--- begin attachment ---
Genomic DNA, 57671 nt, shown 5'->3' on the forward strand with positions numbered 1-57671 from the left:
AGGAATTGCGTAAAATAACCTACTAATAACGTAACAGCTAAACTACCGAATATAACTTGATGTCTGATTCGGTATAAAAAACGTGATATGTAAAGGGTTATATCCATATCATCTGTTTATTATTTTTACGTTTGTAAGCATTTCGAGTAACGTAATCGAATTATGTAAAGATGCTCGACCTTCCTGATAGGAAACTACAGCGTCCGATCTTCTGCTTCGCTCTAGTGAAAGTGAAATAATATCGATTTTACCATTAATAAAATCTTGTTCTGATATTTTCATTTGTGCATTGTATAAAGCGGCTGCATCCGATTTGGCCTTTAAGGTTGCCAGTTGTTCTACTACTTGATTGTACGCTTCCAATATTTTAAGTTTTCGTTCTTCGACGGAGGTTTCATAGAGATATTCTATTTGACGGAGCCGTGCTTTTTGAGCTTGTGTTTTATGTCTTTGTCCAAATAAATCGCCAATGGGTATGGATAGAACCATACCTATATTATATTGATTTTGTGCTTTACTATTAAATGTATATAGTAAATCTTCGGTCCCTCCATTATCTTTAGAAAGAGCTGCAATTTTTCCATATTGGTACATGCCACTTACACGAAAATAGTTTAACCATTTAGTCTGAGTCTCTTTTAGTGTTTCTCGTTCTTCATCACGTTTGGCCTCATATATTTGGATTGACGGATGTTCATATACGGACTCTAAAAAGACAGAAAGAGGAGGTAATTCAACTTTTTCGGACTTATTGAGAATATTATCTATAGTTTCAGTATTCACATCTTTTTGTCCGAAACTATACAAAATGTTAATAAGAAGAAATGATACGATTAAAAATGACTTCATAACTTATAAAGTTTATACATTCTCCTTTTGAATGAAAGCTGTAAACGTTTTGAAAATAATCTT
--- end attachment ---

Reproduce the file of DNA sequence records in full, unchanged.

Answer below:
Genomic DNA, 57671 nt, shown 5'->3' on the forward strand with positions numbered 1-57671 from the left:
AGGAATTGCGTAAAATAACCTACTAATAACGTAACAGCTAAACTACCGAATATAACTTGATGTCTGATTCGGTATAAAAAACGTGATATGTAAAGGGTTATATCCATATCATCTGTTTATTATTTTTACGTTTGTAAGCATTTCGAGTAACGTAATCGAATTATGTAAAGATGCTCGACCTTCCTGATAGGAAACTACAGCGTCCGATCTTCTGCTTCGCTCTAGTGAAAGTGAAATAATATCGATTTTACCATTAATAAAATCTTGTTCTGATATTTTCATTTGTGCATTGTATAAAGCGGCTGCATCCGATTTGGCCTTTAAGGTTGCCAGTTGTTCTACTACTTGATTGTACGCTTCCAATATTTTAAGTTTTCGTTCTTCGACGGAGGTTTCATAGAGATATTCTATTTGACGGAGCCGTGCTTTTTGAGCTTGTGTTTTATGTCTTTGTCCAAATAAATCGCCAATGGGTATGGATAGAACCATACCTATATTATATTGATTTTGTGCTTTACTATTAAATGTATATAGTAAATCTTCGGTCCCTCCATTATCTTTAGAAAGAGCTGCAATTTTTCCATATTGGTACATGCCACTTACACGAAAATAGTTTAACCATTTAGTCTGAGTCTCTTTTAGTGTTTCTCGTTCTTCATCACGTTTGGCCTCATATATTTGGATTGACGGATGTTCATATACGGACTCTAAAAAGACAGAAAGAGGAGGTAATTCAACTTTTTCGGACTTATTGAGAATATTATCTATAGTTTCAGTATTCACATCTTTTTGTCCGAAACTATACAAAATGTTAATAAGAAGAAATGATACGATTAAAAATGACTTCATAACTTATAAAGTTTATACATTCTCCTTTTGAATGAAAGCTGTAAACGTTTTGAAAATAATCTT